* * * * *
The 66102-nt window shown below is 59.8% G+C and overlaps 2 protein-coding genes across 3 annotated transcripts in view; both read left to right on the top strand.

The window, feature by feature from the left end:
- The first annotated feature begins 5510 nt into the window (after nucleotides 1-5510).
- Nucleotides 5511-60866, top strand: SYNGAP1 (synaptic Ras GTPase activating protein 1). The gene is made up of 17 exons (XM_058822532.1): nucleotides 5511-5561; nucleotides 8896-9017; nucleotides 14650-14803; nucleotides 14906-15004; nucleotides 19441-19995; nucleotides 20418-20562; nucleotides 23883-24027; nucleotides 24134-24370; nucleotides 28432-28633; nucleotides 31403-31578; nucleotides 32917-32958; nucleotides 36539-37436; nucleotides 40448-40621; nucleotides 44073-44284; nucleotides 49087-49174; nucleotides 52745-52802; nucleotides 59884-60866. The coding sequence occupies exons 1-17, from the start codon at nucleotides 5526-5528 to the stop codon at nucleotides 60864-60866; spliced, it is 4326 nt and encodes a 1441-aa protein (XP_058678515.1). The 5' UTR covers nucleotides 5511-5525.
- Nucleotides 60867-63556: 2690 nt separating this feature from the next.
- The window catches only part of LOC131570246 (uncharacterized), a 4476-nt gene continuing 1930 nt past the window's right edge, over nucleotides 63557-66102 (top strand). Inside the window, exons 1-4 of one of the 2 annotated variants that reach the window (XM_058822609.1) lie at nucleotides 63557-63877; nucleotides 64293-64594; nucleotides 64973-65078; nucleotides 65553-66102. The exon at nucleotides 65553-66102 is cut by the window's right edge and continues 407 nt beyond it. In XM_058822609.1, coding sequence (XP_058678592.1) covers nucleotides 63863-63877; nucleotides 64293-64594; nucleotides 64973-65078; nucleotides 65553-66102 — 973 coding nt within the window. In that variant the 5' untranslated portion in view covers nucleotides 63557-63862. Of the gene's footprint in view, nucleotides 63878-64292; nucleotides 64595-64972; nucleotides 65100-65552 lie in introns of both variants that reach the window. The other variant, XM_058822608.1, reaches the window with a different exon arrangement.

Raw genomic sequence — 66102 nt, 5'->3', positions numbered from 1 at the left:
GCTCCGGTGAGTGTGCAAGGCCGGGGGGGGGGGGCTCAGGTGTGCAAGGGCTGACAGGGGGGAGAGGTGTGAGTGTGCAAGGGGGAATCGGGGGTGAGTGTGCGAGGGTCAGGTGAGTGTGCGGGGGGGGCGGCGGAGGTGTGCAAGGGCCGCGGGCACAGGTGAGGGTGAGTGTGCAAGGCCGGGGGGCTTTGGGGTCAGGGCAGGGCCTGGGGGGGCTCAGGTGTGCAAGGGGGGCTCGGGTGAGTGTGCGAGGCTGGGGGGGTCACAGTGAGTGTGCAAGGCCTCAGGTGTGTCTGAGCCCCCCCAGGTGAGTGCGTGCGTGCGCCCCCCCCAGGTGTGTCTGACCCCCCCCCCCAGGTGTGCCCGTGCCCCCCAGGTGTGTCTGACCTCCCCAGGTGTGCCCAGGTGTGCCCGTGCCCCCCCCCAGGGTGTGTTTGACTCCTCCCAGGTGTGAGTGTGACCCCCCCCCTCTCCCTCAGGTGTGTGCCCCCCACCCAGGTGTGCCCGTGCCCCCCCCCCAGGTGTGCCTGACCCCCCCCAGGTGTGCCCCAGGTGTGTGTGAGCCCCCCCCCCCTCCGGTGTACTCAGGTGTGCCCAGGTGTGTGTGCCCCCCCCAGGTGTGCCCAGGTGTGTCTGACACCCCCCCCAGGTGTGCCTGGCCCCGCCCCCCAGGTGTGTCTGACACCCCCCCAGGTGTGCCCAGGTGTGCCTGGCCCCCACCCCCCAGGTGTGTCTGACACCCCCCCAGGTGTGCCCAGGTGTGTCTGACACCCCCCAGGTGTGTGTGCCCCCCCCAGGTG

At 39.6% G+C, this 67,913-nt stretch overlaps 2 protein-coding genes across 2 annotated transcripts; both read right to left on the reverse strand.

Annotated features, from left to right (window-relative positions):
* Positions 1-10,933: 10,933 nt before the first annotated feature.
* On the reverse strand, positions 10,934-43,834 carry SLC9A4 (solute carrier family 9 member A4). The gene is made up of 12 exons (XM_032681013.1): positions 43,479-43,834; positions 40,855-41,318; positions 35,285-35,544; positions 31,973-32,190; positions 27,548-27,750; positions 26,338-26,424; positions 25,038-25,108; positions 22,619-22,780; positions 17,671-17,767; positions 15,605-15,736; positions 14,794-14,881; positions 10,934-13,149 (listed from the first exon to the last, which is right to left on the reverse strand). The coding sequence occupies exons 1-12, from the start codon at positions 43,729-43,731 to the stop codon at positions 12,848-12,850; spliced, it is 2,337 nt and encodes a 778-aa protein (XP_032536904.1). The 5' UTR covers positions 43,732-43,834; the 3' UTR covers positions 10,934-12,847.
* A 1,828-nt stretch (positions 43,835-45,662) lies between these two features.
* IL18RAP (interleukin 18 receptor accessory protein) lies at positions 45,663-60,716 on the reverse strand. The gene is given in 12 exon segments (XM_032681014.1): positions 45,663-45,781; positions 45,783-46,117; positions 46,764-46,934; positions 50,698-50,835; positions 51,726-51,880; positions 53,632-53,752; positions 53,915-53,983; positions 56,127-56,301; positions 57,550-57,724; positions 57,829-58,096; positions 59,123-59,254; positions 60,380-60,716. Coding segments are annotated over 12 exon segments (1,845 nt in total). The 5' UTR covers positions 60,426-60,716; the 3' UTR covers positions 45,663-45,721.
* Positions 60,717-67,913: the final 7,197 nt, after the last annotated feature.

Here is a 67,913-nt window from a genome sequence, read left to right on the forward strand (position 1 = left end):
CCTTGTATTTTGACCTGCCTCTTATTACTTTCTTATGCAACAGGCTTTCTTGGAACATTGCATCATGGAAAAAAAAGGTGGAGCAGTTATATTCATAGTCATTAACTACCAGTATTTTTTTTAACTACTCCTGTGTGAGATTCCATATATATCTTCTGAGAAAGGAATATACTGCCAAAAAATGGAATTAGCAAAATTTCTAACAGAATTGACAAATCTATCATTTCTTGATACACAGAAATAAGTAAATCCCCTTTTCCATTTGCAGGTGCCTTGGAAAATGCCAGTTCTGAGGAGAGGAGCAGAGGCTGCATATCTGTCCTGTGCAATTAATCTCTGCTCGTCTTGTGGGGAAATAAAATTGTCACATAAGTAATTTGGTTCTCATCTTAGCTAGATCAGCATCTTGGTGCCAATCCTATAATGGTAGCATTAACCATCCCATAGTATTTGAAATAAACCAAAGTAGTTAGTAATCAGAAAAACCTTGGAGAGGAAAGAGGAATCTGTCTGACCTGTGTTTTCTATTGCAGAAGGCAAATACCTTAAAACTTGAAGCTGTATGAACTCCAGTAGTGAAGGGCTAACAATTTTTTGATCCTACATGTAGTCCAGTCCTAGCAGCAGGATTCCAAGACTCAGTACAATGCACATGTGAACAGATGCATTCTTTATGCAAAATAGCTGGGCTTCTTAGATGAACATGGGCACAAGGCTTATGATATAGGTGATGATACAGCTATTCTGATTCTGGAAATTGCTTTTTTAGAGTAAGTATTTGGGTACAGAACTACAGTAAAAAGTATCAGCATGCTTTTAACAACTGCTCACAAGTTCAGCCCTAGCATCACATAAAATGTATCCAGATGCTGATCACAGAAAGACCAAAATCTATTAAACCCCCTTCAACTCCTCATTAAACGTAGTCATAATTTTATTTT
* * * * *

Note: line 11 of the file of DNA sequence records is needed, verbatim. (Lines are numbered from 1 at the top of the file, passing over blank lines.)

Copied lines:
* Positions 1-10,933: 10,933 nt before the first annotated feature.